Open Access

Primary Kaposi’s sarcoma of the nasal cavity: a case report and review of the literature

  • Karima Mouden1Email author,
  • Mouna Khmou2,
  • Saida Loughmari1,
  • Afaf  Semmar1,
  • Hanan El Kacemi1,
  • Basma El Khannoussi2,
  • Tayeb Kebdani1,
  • Sanaa Elmajjaoui1 and
  • Noureddine Benjaafar1
Clinical Sarcoma Research20166:4

https://doi.org/10.1186/s13569-016-0044-4

Received: 25 February 2016

Accepted: 10 March 2016

Published: 17 March 2016

Abstract

Background

Kaposi sarcoma is a neoplastic vascular disorder. It usually present on the skin of the upper and lower extremities, rarely in the mucosa of the head and neck. The most common sites reported are within the oral cavity, particularly on the palate. Other mucosal sites are rare. We present an unusual case where the primary manifestation of the Kaposi’s sarcoma was in the nasal mucosa.

Case presentation

A 56-year-old female of Mediterranean descent presented with a 1 year history of swelling on the left side of her nose, nasal obstruction and occasional minor epistaxes. Physical examination showed a firm and bulging polypoid mass which filled the left nasal cavity without cutaneous lesions.

Computed tomography (CT) demonstrated a tumor, measuring 77 mm in diameter, occupying the left nasal cavity causing erosion of nasal septum and extending posteriorly to the left choana and nasopharynx. There was bilateral cervical lymphadenopathy. Patient treated with chemotherapy alone. She was in a complete response after the first cycle. The patient received no further treatment. She needs a regular medical checkups that include a review of a patient’s medical history and a complete physical exam. She is in excellent local control over 12 months.

Conclusions

A review of the literature revealed that only seven cases of primary Kaposi sarcoma of the nasal cavity have previously been published and only two of them presented in a patient not associated with the acquired immunodeficiency syndrome. Here, we report the third case where the primary manifestation of the Kaposi sarcoma was in the nasal cavity in a patient with an adequate immune system.

Keywords

Kaposi sarcoma Nasal cavity Adequate immune system Chemotherapy

Background

Kaposi’s sarcoma (KS) is a low-grade vascular tumor associated with infection with human herpesvirus 8 (HHV-8), also known as the KS-associated herpesvirus (KSHV) [1, 2].

The disease is named after Moritz Kaposi, a Hungarian dermatologist on the faculty of the University of Vienna, who first described the entity in 1872 as “idiopathic multiple pigmented sarcoma of the skin” [3]. The most recurrently affected sites are the skin and mucous membrane [4, 5], however, it can be found in other parts of the body: lungs, stomach, intestine [68], etc.

The KS of the head and neck usually involves the mucous membranes of the oral cavity, but it can be found in the pharynx, larynx, and tonsillar [918]. Isolated nasal location is extremely rare [1923].

A review of the literature revealed that there are a few reported cases of KS involving the head and neck region. In fact, only seven had primary presentation in the nasal cavity and two of them were not AIDS related [20, 21, 2426].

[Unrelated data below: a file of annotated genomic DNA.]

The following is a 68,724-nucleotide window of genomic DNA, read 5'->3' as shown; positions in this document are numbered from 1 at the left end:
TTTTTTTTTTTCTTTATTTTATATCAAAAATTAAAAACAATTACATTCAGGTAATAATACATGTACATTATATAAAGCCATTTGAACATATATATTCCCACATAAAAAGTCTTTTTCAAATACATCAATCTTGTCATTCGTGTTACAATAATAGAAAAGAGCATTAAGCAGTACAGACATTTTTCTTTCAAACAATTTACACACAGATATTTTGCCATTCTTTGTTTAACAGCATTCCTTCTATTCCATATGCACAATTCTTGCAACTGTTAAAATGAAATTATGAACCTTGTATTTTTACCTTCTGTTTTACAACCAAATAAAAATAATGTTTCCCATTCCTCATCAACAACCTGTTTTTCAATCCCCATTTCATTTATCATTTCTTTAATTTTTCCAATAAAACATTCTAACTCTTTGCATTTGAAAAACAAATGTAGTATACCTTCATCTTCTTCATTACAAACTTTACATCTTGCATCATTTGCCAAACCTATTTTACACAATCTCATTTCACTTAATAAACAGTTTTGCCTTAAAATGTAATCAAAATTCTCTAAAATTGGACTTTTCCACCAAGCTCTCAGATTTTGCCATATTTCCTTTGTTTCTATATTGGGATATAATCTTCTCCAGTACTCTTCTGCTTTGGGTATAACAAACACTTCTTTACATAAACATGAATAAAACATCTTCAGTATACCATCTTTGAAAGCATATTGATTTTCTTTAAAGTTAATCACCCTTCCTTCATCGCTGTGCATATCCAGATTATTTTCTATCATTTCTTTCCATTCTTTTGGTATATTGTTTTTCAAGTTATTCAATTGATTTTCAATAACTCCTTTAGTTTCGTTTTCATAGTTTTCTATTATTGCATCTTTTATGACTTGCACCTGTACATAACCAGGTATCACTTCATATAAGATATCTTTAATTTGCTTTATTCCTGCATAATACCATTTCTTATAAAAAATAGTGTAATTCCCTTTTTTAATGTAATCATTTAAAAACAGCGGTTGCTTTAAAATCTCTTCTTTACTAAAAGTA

Here, we present a case of KS of the left nasal cavity in HIV negative patient, treated by chemotherapy only.

Case report

A 56-year-old female of Mediterranean descent presented with a 1 year history of swelling on the left side of her nose, nasal obstruction and occasional minor epistaxes. Physical examination showed a firm and bulging polypoid mass which filled the left nasal cavity without cutaneous lesions.

Computed tomography (CT) (Fig. 1) demonstrated a tumor, measuring 77 mm in diameter, occupying the left nasal cavity causing erosion of nasal septum and extending posteriorly to the left choana and nasopharynx. There was bilateral cervical lymphadenopathy.
Fig. 1

a Axial CT, b Coronal CT: demonstrated a tumor occupying the left nasal cavity causing erosion of nasal septum and extending posteriorly to the left choana and nasopharynx

A biopsy specimen was obtained in the nasal cavity. Initially, the diagnosis of angiosarcoma was made. After multidisciplinary consultation meeting, a second pathological opinion was required. Original slides examination revealed a submucosal proliferation composed of intersecting ill-defined fascicles, of spindled cells with mild to moderate nuclear atypia. Slit-like spaces containing red blood cells were noted. Intracytoplasmic and variably sized hyaline globules were seen in some tumor cells. Immunohistochemical study revealed a strong expression of CD31, CD34, and vimentin. Tumor cells showed negative staining for AE1/AE3, CK5/6, HMB-45, and melan-A. As tissue was depleted in the paraffin block, we were unable to perform further immunohistochemical testing, using HHV 8 antibody. A final diagnosis of Kaposi’s sarcoma was rendered.

A chest CT did not showed metastases in the lungs.

Decision in multidisciplinary consultation meeting is to instaure neoadjuvant chemotherapy because surgical excision is not feasible. Then an evaluation must be performed. Chemotherapy drugs ifosfamide (IFO) and doxorubicin (DOXO) was started on December 22, 2014. The detailed treatment regimen was as follows: IFO 1800 mg/m2 i.v. d1-5; mesna dose is 100 % of the IFO dose (3 g) i.v. d1-5 and DOXO 60 mg/m2 d1.

The cycle was repeated every 21 days. Physical examination after the first cycle of treatment showed a complete response. To keep the clinical response, the patient continued chemotherapy until four cycles. The fourth cycle date April 27, 2015.

Computed tomography (CT) of evaluation showed a near complete response in the nasal cavity (Fig. 2).
Fig. 2

Axial computed tomography (CT) of evaluation showed a near complete response in the nasal cavity